FIPS 140-1 Validation is the American standard for tamper resistant hardware. Validation means that people at FIPS have tried quite hard to defeat the tamper resistance, and checked that your software conforms to their design rules. Level 4 also requires you to have used "formal methods" in the design process. Find out more about FIPS validation at their website.

  • Are other cryptoprocessors susceptible as well as the IBM 4758?

    We have already used our parallel key search machine to extract the master key from one other cryptoprocessor, and documentation for other cryptoprocessors leads us to believe that many other cryptoprocessors which implement the standard banking network (VISA) transactions will be susceptible.

  • What is DES?

    DES is an encryption algorithm. It processes data 64 bits at a time and scrambles it so that only someone who knows the key that was used can unscramble it again. DES was introduced in the early 1970's as the American standard encryption algorithm. It has been widely adopted in banking software. Given some encrypted data, there are no viable shortcuts to discovering which key was used. The only practical approach is the "brute force" method of trying all possible keys in turn until the one that was used is found. Since there are 256 possible keys (~72,000,000,000,000,000) this may take some time. At a million keys a second it would take over two thousand years to try every key.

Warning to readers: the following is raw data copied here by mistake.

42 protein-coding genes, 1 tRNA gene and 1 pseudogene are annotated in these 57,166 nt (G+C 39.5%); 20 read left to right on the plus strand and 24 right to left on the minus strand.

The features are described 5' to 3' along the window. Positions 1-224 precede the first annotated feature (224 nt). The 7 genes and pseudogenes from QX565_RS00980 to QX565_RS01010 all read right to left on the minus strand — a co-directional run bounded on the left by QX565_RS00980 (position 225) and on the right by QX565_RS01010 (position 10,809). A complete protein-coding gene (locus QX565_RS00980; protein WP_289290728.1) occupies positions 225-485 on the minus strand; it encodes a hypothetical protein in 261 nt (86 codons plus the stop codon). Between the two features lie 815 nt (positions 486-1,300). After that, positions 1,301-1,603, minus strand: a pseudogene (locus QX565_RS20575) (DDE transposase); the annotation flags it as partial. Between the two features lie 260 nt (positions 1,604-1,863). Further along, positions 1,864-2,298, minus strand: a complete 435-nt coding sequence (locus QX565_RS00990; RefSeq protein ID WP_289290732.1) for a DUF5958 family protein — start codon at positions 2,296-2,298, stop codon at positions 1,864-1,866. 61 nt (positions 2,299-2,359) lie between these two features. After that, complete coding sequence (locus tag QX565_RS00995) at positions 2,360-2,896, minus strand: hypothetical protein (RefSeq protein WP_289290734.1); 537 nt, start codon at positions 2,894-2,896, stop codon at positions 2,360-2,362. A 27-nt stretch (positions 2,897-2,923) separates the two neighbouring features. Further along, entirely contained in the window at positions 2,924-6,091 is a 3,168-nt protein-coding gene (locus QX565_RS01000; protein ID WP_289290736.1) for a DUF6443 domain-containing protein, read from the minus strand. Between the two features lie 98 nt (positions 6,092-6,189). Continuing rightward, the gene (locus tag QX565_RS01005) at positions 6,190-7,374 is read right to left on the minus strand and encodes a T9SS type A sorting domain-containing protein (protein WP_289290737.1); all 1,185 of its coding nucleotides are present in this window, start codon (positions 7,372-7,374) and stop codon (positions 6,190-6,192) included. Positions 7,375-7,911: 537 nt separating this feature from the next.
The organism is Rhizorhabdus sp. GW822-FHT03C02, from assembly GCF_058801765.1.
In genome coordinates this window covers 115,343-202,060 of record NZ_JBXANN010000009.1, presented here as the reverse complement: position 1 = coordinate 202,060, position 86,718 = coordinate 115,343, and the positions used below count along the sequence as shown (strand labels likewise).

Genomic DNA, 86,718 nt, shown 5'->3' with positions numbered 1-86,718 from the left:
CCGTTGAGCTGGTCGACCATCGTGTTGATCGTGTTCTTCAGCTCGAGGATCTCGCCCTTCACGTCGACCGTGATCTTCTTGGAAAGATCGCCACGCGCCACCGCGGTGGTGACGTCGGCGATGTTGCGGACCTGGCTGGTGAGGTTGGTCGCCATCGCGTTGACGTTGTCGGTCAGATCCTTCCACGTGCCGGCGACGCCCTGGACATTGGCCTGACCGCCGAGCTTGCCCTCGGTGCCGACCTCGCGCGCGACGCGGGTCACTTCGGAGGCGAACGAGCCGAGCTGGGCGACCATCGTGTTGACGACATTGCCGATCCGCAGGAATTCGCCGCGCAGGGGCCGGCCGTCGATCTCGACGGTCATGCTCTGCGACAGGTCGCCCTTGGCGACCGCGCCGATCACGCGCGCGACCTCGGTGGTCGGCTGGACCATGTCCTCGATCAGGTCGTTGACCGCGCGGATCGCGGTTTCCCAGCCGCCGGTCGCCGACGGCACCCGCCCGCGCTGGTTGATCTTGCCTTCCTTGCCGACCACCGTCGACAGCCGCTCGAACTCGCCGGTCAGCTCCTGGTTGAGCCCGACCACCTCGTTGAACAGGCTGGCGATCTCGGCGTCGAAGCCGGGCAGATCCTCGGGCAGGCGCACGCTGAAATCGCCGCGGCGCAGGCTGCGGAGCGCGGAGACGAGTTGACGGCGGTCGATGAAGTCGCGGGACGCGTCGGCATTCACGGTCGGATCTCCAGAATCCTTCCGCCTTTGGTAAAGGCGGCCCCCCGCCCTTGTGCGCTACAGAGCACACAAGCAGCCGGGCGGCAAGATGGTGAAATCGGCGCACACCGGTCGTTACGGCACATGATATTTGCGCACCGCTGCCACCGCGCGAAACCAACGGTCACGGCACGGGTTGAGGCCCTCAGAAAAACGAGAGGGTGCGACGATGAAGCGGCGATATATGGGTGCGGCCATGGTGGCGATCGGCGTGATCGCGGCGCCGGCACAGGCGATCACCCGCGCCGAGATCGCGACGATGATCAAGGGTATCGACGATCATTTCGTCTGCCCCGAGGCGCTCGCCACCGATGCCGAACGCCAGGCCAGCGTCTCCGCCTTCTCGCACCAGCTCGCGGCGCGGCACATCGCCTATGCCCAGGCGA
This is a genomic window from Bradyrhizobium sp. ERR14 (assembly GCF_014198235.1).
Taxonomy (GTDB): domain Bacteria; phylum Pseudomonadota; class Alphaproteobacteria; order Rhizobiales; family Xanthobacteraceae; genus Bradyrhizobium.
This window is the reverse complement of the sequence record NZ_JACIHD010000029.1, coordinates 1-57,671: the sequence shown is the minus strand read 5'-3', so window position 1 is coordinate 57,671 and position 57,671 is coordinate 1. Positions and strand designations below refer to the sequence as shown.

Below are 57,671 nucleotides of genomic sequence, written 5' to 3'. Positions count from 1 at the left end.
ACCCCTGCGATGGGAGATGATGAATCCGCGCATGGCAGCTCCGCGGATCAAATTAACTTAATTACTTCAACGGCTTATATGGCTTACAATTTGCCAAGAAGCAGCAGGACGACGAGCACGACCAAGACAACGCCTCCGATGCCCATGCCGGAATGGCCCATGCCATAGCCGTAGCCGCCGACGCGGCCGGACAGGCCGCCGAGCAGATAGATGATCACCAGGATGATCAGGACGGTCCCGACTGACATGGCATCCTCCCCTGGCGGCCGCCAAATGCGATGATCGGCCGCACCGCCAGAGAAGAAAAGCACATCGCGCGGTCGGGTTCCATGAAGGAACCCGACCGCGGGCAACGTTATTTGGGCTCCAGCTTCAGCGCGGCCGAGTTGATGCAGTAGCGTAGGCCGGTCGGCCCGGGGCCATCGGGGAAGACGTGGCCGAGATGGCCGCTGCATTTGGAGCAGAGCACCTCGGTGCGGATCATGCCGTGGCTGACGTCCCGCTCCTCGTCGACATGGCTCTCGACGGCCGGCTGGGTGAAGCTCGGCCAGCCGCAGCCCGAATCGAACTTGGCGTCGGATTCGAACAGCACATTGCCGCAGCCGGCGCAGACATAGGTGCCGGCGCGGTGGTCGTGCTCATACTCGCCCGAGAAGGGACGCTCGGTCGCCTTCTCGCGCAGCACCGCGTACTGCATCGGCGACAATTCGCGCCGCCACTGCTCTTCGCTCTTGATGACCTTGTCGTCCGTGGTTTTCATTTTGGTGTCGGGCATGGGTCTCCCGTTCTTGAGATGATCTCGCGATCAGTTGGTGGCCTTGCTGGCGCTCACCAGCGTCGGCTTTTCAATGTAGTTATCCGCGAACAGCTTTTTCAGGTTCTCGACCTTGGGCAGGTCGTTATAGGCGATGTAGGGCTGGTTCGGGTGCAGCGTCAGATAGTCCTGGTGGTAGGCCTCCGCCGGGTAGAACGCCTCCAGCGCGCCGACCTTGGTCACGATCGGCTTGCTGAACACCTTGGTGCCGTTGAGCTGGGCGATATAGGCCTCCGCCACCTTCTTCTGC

• What is Triple-DES (3DES)?

    Triple-DES is a much stronger algorithm than DES. It uses a double length key (112 bits) and does three DES operations, one after each other.

  • How much stronger is Triple-DES than DES?

    Triple-DES is 256 times stronger than DES. Put another way, if you could crack a DES key by brute force in 1 second, it would still take two billion years to crack a Triple-DES key in the same way.

  • What privileges do you need to run this attack?

    The CCA permissions required are : Combine_Key_Parts, Key_Export, Encipher and Generate_Replicate

    There are plenty of other flavours of the attack, requiring slightly different combinations.